Working in partnership, Lilly have developed a series of 16 educational videos to train HCP’s that are working in underserved communities. This curriculum is designed to give the HCPs the information and strategies to pass on the education to mothers and patients within the host communities. The education will focus on disease information, nutrition, exercise guidelines and methods of insulin administration. Importantly, Lilly are funding this HCP training for free for all practitioners, whether they are in the public or private sector.

A key priority in both projects has been the evaluation phase, having comprehensive data on what is effective and ineffective has been a really important part of their advocacy strategy. Catherine speaks about the difficulty of this process, “We must advocate in order to scale up these initiatives. But it is hard to go to the government and say that they are not doing a good job. It's not that they don’t want to listen, but you to prove to them that we can improve the system working together, and this is why data is so important.”

Larger vision

A positive effect of this engagement has been that Lilly have managed to open doors and create relationships with government representatives as they have developed an understanding that Lilly isn’t just preoccupied with selling medicines. This was a strange shift at first, with many questioning the logic of their approach. It had seemed counter-intuitive that Lilly would want to engage with treatment prevention because, they of course have products that could benefit from a larger patient population.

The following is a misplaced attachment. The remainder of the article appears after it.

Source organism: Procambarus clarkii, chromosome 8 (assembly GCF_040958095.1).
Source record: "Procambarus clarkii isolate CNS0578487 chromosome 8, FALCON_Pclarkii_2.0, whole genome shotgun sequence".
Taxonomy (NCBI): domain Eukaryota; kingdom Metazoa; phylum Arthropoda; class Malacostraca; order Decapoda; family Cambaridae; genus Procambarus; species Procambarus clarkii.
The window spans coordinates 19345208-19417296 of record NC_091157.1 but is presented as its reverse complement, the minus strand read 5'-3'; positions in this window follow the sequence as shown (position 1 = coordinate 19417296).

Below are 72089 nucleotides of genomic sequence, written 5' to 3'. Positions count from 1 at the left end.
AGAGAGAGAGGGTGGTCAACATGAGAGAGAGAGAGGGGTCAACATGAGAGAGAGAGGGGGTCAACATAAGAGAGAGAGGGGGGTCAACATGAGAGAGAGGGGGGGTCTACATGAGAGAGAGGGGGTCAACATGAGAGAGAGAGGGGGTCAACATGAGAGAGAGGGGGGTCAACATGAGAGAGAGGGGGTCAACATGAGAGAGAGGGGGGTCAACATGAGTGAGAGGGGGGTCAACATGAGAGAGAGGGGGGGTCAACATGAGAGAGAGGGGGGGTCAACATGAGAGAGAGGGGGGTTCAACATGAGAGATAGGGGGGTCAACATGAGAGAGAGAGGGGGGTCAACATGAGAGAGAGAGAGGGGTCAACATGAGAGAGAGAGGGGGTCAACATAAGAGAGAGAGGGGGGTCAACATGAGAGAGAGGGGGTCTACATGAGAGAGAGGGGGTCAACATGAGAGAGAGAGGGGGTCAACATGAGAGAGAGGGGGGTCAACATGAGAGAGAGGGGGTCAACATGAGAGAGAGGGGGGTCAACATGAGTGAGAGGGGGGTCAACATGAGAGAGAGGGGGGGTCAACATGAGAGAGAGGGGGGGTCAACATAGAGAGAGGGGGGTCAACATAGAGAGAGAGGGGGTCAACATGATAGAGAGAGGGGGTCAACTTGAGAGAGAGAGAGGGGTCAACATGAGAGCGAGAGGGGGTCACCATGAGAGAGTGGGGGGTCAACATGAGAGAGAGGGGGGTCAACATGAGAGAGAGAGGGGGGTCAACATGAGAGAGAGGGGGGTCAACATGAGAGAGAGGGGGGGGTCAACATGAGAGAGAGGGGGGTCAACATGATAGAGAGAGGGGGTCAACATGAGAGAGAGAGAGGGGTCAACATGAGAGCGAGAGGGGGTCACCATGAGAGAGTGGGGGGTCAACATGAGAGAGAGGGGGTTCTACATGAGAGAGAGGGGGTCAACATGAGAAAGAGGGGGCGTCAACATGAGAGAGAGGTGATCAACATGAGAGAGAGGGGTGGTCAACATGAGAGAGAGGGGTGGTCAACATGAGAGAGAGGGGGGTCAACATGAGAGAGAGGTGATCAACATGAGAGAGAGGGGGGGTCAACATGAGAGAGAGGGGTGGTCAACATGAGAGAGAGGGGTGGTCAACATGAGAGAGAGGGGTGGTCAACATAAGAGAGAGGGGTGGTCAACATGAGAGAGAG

We don’t just want to make a profit; we would rather work to match the right patient to the right product. If someone can be helped through prevention from getting a chronic disease, then we absolutely should work to do this.”

But Catherine phrases Lilly’s mission as part of a larger vision. “The prevalence is already very high, and it is a serious global problem. We want to be able to help not just the country, but also the patients with their outcomes. We don’t just want to make a profit; we would rather work to match the right patient to the right product. If someone can be helped through prevention from getting a chronic disease, then we absolutely should work to do this.”

I do really believe that we can impact the life of the patient and that we can have a better system that improves healthcare in Brazil.”

This is what the team plan to do, and over the next 2-3 years, the goal is to scale across the country. Having educational materials implemented into public protocol could have huge benefits for woman across the country, something that really drives Catherine.  Speaking not from a company perspective, Catherine opened up and we got a glimpse of what this work meant to her personally.

“I am really proud to be part of this, I understand that this is part of Lilly’s mission, but it is also part of my values, and being able to be part of this program and make this difference, I am really proud of this. I do really believe that we can impact the life of the patient and that we can have a better system that improves healthcare in Brazil.”


To view the Latin America Awards finalists, click here.


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Latin America Awards 2015

May 7, 2015 - May 7, 2015, Miami

The eyeforpharma Latin America Awards recognize those in the pharmaceutical industry who are driving pharma forwards not just with higher short-term profits, but with better customer innovation, value and outcomes leading to longer-term success.